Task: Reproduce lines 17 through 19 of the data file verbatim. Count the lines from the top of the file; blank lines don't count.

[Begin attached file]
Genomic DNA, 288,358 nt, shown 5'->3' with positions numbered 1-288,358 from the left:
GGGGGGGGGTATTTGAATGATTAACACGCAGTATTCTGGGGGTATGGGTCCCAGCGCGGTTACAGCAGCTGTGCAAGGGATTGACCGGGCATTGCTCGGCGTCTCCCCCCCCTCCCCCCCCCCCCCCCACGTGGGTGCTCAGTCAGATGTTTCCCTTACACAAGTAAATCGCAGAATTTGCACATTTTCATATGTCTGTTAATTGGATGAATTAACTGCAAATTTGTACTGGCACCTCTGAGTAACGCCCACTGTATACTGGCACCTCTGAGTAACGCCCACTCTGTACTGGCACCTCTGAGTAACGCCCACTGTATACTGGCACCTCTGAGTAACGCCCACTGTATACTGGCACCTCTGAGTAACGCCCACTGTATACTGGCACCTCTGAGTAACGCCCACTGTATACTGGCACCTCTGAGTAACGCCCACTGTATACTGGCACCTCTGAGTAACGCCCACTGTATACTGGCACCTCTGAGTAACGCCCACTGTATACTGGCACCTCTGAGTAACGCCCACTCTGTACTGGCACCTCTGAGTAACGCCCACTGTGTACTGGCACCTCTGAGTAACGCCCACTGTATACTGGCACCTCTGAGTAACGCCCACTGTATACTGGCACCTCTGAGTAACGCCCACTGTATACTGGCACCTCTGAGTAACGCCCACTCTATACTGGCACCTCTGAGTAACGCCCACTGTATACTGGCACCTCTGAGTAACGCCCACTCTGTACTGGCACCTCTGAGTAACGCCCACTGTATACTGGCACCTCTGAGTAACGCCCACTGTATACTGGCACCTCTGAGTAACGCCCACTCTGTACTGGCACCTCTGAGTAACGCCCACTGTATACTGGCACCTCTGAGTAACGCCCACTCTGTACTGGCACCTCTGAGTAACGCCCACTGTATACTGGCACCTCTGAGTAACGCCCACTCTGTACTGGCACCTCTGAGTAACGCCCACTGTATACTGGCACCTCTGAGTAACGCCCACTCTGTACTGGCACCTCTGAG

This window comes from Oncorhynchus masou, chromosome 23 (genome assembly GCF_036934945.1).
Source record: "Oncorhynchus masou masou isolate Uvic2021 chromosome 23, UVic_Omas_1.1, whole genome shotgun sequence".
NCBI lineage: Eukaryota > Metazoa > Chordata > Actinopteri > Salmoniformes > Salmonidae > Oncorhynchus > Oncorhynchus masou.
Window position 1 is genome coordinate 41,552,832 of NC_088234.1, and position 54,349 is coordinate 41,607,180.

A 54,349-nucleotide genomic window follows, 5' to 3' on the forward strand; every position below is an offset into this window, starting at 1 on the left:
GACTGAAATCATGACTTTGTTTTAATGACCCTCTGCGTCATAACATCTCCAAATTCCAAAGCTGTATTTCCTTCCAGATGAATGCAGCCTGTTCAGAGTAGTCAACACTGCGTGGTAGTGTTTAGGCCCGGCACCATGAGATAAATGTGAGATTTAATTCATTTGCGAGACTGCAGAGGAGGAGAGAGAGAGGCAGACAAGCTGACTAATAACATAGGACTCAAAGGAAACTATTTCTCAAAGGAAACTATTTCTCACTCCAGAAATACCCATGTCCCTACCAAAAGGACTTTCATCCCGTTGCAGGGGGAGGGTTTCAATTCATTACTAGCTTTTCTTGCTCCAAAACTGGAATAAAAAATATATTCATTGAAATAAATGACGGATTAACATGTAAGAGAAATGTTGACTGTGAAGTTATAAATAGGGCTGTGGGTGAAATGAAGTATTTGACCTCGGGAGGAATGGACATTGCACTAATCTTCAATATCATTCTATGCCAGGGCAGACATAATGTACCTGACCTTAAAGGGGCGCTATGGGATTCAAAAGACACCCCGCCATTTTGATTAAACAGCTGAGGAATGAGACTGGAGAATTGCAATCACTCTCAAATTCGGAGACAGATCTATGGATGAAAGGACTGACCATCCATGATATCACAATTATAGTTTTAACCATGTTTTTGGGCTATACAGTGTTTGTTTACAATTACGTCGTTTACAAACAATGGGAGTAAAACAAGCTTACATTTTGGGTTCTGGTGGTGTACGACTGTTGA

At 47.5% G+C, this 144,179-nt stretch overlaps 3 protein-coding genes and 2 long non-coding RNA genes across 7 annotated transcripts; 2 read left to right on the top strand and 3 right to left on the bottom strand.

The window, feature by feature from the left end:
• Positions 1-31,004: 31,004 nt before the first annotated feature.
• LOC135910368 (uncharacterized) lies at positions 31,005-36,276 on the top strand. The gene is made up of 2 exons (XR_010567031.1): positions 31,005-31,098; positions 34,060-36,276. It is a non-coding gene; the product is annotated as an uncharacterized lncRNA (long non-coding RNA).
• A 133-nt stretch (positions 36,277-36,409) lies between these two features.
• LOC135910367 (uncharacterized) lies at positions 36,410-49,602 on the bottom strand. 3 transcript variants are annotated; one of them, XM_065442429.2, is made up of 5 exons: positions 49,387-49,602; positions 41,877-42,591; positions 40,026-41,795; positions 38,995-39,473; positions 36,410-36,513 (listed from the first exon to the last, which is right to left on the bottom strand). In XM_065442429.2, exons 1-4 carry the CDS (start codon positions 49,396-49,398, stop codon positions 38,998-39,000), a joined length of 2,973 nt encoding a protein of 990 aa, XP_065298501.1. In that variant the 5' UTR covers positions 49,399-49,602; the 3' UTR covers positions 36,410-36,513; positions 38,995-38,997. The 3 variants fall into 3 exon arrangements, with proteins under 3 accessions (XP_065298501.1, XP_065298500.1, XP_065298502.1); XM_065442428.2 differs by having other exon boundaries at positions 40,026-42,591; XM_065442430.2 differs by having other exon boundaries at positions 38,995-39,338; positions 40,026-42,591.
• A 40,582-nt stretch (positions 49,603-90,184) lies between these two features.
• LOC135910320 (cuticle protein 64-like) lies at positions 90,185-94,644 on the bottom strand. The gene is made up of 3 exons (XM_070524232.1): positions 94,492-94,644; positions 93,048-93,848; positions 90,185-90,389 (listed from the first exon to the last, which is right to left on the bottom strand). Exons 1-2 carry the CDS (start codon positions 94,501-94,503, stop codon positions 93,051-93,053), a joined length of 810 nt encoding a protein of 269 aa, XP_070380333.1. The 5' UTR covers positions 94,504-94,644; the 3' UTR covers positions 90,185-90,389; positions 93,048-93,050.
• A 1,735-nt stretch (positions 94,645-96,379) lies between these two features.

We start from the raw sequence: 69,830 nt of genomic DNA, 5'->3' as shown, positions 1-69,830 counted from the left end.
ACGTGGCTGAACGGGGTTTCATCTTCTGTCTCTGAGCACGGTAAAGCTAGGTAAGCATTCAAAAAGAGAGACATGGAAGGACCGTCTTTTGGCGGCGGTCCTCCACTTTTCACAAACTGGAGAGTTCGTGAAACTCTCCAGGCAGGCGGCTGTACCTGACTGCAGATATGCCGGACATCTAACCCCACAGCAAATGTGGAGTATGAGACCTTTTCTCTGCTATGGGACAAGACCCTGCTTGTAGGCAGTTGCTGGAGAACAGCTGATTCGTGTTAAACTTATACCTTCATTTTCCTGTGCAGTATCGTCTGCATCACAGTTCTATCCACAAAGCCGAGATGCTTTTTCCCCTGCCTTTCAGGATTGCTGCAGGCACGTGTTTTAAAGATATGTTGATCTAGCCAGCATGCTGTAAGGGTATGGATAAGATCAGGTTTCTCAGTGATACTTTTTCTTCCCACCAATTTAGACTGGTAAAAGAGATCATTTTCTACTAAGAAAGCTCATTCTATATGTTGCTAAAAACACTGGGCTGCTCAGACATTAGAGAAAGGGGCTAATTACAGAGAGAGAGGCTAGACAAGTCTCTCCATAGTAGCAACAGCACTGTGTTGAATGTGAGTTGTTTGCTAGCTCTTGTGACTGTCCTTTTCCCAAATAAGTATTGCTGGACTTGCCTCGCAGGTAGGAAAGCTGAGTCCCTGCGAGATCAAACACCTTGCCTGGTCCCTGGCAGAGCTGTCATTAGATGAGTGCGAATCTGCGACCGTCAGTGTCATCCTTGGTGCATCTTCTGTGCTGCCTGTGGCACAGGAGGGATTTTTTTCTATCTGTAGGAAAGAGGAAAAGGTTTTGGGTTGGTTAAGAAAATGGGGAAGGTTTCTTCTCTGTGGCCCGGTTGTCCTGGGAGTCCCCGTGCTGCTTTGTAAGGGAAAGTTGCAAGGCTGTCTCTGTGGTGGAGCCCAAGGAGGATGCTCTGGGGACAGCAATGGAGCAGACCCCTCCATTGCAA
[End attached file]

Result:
• A 1,735-nt stretch (positions 94,645-96,379) lies between these two features.

We start from the raw sequence: 69,830 nt of genomic DNA, 5'->3' as shown, positions 1-69,830 counted from the left end.
ACGTGGCTGAACGGGGTTTCATCTTCTGTCTCTGAGCACGGTAAAGCTAGGTAAGCATTCAAAAAGAGAGACATGGAAGGACCGTCTTTTGGCGGCGGTCCTCCACTTTTCACAAACTGGAGAGTTCGTGAAACTCTCCAGGCAGGCGGCTGTACCTGACTGCAGATATGCCGGACATCTAACCCCACAGCAAATGTGGAGTATGAGACCTTTTCTCTGCTATGGGACAAGACCCTGCTTGTAGGCAGTTGCTGGAGAACAGCTGATTCGTGTTAAACTTATACCTTCATTTTCCTGTGCAGTATCGTCTGCATCACAGTTCTATCCACAAAGCCGAGATGCTTTTTCCCCTGCCTTTCAGGATTGCTGCAGGCACGTGTTTTAAAGATATGTTGATCTAGCCAGCATGCTGTAAGGGTATGGATAAGATCAGGTTTCTCAGTGATACTTTTTCTTCCCACCAATTTAGACTGGTAAAAGAGATCATTTTCTACTAAGAAAGCTCATTCTATATGTTGCTAAAAACACTGGGCTGCTCAGACATTAGAGAAAGGGGCTAATTACAGAGAGAGAGGCTAGACAAGTCTCTCCATAGTAGCAACAGCACTGTGTTGAATGTGAGTTGTTTGCTAGCTCTTGTGACTGTCCTTTTCCCAAATAAGTATTGCTGGACTTGCCTCGCAGGTAGGAAAGCTGAGTCCCTGCGAGATCAAACACCTTGCCTGGTCCCTGGCAGAGCTGTCATTAGATGAGTGCGAATCTGCGACCGTCAGTGTCATCCTTGGTGCATCTTCTGTGCTGCCTGTGGCACAGGAGGGATTTTTTTCTATCTGTAGGAAAGAGGAAAAGGTTTTGGGTTGGTTAAGAAAATGGGGAAGGTTTCTTCTCTGTGGCCCGGTTGTCCTGGGAGTCCCCGTGCTGCTTTGTAAGGGAAAGTTGCAAGGCTGTCTCTGTGGTGGAGCCCAAGGAGGATGCTCTGGGGACAGCAATGGAGCAGACCCCTCCATTGCAA